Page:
– Another underrated song. This is another pretty song in an album full of pretty songs. Gone are the grunge and crunch of Pablo Honey and instead in its place is just these pretty strings building off one another as Thom sings about a desired life because he’s a sad fuckboy (but aren’t we all :jordancry:).

The song is about dreaming for another life. It is literally in the title and almost hitting you just as literally are the pretty strings throughout the song. You can’t escape the many connotations to death in the song. The angel from the second verse, the garden from the first verse and dreaming as the recompense for the eternal sleep of death. We want that escapism but life is too real and immediate for us to escape it.

The imagery is really at odds with the pretty instrumentation, but again, harken back to “Lucky” and we’ll see that Radiohead is often a band of contradictions. The dream is pretty, but life isn’t. The dream is but a brief moment that we conjure up to escape, and even the last notes of “(Nice Dream)” hint at the brevity of it all. Suctioning noises suck up the nice dream and end it. It makes the nice dream from the song seem all too sour and we get bitter at its fleeting nature.



14. “Lozenge of Love” | My Iron Lung EP

– What an absolutely gorgeous song. I always loved this song. It’s so beautiful. It’s also pretty difficult to play. That finger dexterity is completely out of my reach.

The song evokes a person wandering a desert. In the background of this desert is a man the lonely travels across this harsh desert. As the song strums plucks along, the electric guitar riffs mix with the dreamy reverb. It is all very beautifully phrased into the song. It’s sparse but done precisely at the right moment.



13. “Blow Out” | Pablo Honey

– The best song off Pablo Honey, bar none. Somewhere in a Radiohead fanboy’s mind, particularly mine, is a damn good 8 to 10 song album full of these real good and interesting shoegaze sounding songs. The band was really going somewhere with that aesthetic during Pablo Honey and The Bends.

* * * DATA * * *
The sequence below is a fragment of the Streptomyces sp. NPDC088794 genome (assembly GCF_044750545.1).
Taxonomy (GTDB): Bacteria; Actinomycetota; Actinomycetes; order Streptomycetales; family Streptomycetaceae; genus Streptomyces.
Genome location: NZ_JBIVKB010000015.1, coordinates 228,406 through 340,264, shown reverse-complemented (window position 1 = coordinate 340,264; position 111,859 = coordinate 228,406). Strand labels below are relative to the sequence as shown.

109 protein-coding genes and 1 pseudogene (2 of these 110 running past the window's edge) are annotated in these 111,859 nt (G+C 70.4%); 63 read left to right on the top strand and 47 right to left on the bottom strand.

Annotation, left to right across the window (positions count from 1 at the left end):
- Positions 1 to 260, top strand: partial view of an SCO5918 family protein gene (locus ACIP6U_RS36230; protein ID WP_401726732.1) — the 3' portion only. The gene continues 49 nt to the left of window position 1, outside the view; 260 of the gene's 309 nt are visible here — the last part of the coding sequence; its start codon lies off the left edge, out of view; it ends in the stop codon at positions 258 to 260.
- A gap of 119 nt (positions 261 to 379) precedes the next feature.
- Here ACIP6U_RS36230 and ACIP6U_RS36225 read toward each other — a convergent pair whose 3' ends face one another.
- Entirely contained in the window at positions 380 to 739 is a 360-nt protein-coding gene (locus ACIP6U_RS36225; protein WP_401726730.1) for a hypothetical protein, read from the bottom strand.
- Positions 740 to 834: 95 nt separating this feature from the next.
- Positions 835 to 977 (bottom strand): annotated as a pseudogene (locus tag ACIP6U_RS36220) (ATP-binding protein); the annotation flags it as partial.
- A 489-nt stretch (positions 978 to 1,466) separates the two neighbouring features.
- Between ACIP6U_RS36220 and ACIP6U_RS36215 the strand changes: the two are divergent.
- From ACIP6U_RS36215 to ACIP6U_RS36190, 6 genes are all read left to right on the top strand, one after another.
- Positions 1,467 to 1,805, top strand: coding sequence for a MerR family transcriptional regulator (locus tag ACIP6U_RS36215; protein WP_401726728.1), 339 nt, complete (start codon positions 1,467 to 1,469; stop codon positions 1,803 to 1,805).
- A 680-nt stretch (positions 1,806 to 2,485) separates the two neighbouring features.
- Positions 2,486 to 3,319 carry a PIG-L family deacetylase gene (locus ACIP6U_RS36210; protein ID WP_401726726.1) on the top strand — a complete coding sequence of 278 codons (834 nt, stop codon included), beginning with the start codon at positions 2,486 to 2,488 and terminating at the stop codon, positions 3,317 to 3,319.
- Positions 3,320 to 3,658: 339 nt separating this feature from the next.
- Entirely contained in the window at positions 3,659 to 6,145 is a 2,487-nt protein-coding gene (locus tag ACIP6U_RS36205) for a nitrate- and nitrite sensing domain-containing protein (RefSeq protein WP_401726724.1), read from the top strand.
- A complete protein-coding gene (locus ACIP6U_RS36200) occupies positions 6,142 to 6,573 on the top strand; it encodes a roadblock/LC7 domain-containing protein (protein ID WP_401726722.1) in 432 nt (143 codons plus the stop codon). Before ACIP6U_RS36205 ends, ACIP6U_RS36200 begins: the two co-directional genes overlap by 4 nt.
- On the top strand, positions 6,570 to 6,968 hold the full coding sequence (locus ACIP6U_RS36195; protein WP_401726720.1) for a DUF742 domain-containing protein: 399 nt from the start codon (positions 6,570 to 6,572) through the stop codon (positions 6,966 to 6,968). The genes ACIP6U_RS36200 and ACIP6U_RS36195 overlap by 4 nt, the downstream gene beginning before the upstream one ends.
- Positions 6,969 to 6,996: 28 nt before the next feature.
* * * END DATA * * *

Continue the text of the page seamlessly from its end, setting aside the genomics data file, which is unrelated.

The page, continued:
This song comes completely out of nowhere in the context of Pablo Honey. An album full of pseudo-grungy songs, “Blow Out” was the first hint at the adventurous sonic landscape Radiohead would explore.

There’s also a really good acoustic bootleg of this from a Canadian radio show performance. It’s here.



12. “Daydreaming” | A Moon Shaped Pool

–  There was perhaps no other song more immediate off A Moon Shaped Pool as “Daydreaming” was for me. Right off the bat it hits you with those really pretty piano chords that twinkle and mesmerize like the ice cave stage from an early Nintendo Donkey Kong game.

There’s so many interesting things going on in the opening seconds of this song before it settles down into those pretty piano chords. There’s high-pitched nasally voices in the background. Independent notes vibrantly hitting at different times. These notes seem to be free and sparking at their own accord. Then the song settles down and hits those pretty piano chords. Thom’s voice comes in and then the music bridge pops up, and I’m all in for this ride. I am ready to go down this emotional rollercoaster with you, Thom. You hear the sped up track faintly in the background as the song begins to build up speed. Then the second verse hits you and there’s that really beautiful synth tone playing all over and throughout the song. There’s so much shit going on in this song, all at the same time, and it’s all so pretty and fragile and just ready to let itself go. It’s so well crafted, so well put together and it was such a great reminder for me that this band can do this again. That the disaster that was The King of Limbs is now behind us.

This song will hold so much esteem for me because this is the song that restored my faith in Radiohead.



11. “Motion Picture Soundtrack” | Kid A

– The emotional release we get from this song :cryfam:

After putting us through the hell hole that was all of Kid A, the band ends it with a song that strongly hints at suicide. Maybe by the end of it, Thom realizes that he really doesn’t wanna be here. That he just wants to really just leave this terrible world that we are in and disappear from it forever and maybe the narrator of the song does go through with the suicide.

“I will see you on the other side.” It’s eerily optimistic and also full of fate. The narrator believes “on the other side.” Maybe that speaks to how dark an album Kid A is that a fate in an afterlife is as light as it gets.

Those Ondes Martenot notes.


Well, folks, looks like I did it. I got down to the final 10. It is time for the


One thought on “Top 50 Radiohead Songs: Songs 20-11

  1. Pingback: It’s the FINAL COUNTDOWN: The Best 10 Radiohead Songs of All Time – 33s, 45s, and MP3s